The Eta Aquarid meteors usually provide a solid display at the beginning of May. Few annual meteor showers provide a decent show for the southern hemisphere observers as the Eta Aquarid do. That is because the radiant is very near a Y-shaped asterism in northern Aquarius constellation.
According to International Meteor Organization (IMO) the peak of the Eta Aquarids will be on May 6, 2013 at 1:00 UTC. This should favor skywatchers on European longitudes eastward on May 6 during the morning hours. Also, the Eta Aquarid radiant rises only a few hours before dawn producing optimal conditions for observing in the same time period. Since the meteor shower is active from April 19th to May 28th, to predict the peak of the shower can often be an inexact science. For North American viewers to observe an early arrival of the Eta Aquarids on May 5th or even the morning of the 4th could still be possible.
Eta Aquarids are flakes of dust from Halley’s Comet, left behind since the comet last visited Earth in 1986. Our planet passes through the stream twice annually in May and October, resulting with the Eta Aquarid meteor shower in May, and Orionids in October. Both showers are caused by Halley’s Comet. Earthgrazers (meteors that skim horizontally through the upper atmosphere) are slow and beautiful, streaking far across the sky. The best time frame to detect Earthgrazers is between 2:00 to 2:30 a.m. local time when Aquarius is just peeking above the horizon.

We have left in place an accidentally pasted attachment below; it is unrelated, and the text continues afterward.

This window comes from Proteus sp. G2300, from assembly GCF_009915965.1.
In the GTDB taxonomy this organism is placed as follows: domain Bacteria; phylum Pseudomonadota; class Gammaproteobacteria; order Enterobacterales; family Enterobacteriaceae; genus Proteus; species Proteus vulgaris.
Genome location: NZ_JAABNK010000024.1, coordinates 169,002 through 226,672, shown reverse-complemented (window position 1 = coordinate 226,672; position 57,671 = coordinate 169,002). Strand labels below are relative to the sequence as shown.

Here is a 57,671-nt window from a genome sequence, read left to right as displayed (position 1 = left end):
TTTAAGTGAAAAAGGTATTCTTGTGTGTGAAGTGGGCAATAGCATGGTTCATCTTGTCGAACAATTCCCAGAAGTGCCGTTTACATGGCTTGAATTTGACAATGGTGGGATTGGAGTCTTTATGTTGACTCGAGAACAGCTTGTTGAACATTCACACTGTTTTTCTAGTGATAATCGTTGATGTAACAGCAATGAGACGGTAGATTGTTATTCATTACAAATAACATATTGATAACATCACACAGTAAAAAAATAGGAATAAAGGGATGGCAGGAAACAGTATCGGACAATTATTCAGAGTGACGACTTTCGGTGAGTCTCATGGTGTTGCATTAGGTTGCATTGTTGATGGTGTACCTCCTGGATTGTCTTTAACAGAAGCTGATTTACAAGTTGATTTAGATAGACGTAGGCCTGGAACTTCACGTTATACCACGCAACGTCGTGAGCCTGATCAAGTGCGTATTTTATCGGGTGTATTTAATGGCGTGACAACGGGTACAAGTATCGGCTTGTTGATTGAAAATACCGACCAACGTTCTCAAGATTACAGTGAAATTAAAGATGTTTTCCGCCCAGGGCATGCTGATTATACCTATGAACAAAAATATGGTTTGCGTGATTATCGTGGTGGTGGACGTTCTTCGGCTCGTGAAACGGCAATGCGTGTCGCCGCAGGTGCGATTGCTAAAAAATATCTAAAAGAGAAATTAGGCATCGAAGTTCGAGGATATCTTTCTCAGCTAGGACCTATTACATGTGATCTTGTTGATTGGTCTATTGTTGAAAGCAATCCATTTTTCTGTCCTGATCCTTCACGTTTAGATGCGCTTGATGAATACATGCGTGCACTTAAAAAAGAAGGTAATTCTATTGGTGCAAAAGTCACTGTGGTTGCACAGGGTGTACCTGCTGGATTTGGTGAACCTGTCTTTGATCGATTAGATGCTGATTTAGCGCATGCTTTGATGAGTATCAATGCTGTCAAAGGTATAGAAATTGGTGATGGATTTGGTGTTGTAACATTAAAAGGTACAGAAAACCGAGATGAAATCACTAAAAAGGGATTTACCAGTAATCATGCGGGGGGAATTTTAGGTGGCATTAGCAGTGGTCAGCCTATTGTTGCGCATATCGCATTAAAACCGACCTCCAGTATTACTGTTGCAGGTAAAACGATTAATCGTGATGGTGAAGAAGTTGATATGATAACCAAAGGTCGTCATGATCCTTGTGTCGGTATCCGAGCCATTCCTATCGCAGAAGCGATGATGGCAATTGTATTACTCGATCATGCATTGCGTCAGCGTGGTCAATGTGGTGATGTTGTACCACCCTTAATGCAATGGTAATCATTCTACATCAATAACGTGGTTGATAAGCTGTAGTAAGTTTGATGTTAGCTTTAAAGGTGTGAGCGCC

The Eta Aquarids are named after a 4th-magnitude star in the constellation Aquarius. The star has no direct connection with the meteor shower except that, coincidentally, meteors appear to emerge from a point nearby. Eta Aquarii is 156 light years away from Earth and 44 times more luminous than the Sun. The constellation Aquarius does not rise very far above the horizon in the northern hemisphere, and that is the reason why northerners see relatively few meteors. But the ones they do observe might be spectacular Earthgrazers.
Eta Aquarid sky map (Credit: IMO)
Typical Eta Aquarid meteors are as bright as a 3rd magnitude star, and the meteoroids hit Earth’s atmosphere traveling at 66 km/s. The fast and often bright meteors make the wait for radiant-rise worthwhile, and many events leave glowing persistent trains after them. While the radiant is still low, Eta Aquarids tend to have very long paths, which can mean observers underestimate the angular speeds of the meteors, so extra care is needed when making such reports.
IMO analyses in recent years, based on data collected between 1984–2001, have shown that ZHRs (Zenithal Hourly Rate) are generally above 30 between about May 3–10, and that the peak rates appear to be variable on a roughly 12-year timescale. Assuming this Jupiter-inﬂuenced cycle is borne-out, the next trough is due around 2014–2016, so ZHRs should be relatively modest in 2013, according to this idea. Activity around the most recent ZHR peak period in circa 2008 and 2009 seemed to have been ~ 85 and 65 respectively, with ZHRs up to ~ 65 recorded again in 2011.
Eta Aquarid sky map (Credit: Space Weather)
This year’s ZHR will probably reach 55. This year also offers near-perfect prospects, because the Moon is just a 17% illuminated waning crescent only 4 days from New at the meteor shower’s peak. The radiant culminates at about 08h local time.
Experienced meteor watchers suggest the following viewing strategy: Dress warmly. Bring a reclining chair, or spread a thick blanket over a flat spot of ground. Lie down and look up somewhat toward the east. Meteors can appear in any part of the sky, although their trails will point back toward Aquarius.
Featured image: Eta Aquarid seen on April 29, 2012 over northern Georgia, US (Credit: NASA/MSFC/B. Cooke)